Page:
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Discussion Starter #1 (Edited)
Earlier this year I decided to begin looking for a second Glock 19 that I would have available in the event that anything ever happened to my primary CC G19. In February I was able to find a gentleman through another gun forum who was willing to trade me a G19 for my G17. We made the deal and later that month I picked up a 2008 manufactured 3rd generation Glock 19 from my FFL. It was in pristine condition. The previous owner told me that he had fired, at most, 200rds through it since he bought it. Needless to say, I set out to make this travesty right and treated this handgun like the Glock that it is.

Before I began the 1,000rd break-in period, though, I ordered and installed a beaver tail backstrap from Grip Force Adapters. I have used their backstrap on my other G19 since January 2011 and have put well over 3,000rds down range with it attached. It eliminated the problem of slide-bite that I have with Glocks. This one did not disappoint, either. GFA has released a modified version of their original beaver tail, making my Glock grip even more comfortable.

After installing my GFA and an obligatory piece of bicycle inner-tube I set out to the local range to begin breaking in my new handgun. I usually fire 1,000rds through any "social-purpose" firearm that is new to me. This ensures that the firearm has been properly broken in and builds my confidence that it is a reliable weapon. I started this break-in on March 9, 2012 and slightly surpassed my 1,000rd goal on June 3, 2012, reaching a total of 1,028rds. I fired the following amounts and types of 9mm ammunition during that time:
  • 506rds- 115gr Range Reload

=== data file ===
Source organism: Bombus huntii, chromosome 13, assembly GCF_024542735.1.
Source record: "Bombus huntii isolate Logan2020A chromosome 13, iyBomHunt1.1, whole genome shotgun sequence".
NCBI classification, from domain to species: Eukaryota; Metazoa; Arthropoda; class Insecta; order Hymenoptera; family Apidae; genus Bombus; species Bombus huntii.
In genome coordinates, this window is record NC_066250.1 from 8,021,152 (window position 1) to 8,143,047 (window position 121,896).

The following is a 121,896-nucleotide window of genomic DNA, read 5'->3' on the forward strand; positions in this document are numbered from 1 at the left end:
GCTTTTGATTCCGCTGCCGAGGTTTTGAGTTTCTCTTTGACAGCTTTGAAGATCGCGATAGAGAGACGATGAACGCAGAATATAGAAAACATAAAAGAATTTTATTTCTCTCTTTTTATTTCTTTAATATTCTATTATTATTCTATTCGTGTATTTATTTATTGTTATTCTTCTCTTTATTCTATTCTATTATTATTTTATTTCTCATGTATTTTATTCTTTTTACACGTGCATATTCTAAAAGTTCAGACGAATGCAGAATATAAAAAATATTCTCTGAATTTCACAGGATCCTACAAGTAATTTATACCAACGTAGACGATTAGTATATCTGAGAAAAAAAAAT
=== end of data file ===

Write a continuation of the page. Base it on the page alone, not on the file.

• 250rds- 115gr Tula
  • 200rds- 115gr Winchester White Box
  • 50rds- 115gr American Eagle
  • 22rds- 124gr +P Speer Gold Dot HP
I cleaned the firearm once during this period between the 300-400rd marks. The only issue I had was an ammuntion-related failure-to-fire with the 115gr Tula between the 100-200rd marks. The only modification besides the beaver tail that I added was a Pearce Grips grip plug. I'm really not worried about debris working its way into that opening. The reason I add these to my Glocks is that the contour aids in reloads much like a beveled magazine well on a 1911. The only modification I plan to make in the future is a good set of steel Ameri-Glo sights to replace the plastic factory sights. This pistol will mostly remain in my safe as a back-up to my primary G19, but may also serve as a lending item when taking friends and new shooters to the range. Hopefully nothing ever happens to my primary G19, but if it does I have full confidence that my new G19 will be up to the task.
 

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I've found my Glocks need a good break in period before they throw the brass consistently away from my forehead sometimes! And with around 950rds through my G19 and 2500rds out of my G21 they're still a long way away from being broken in yet.
 

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Discussion Starter #6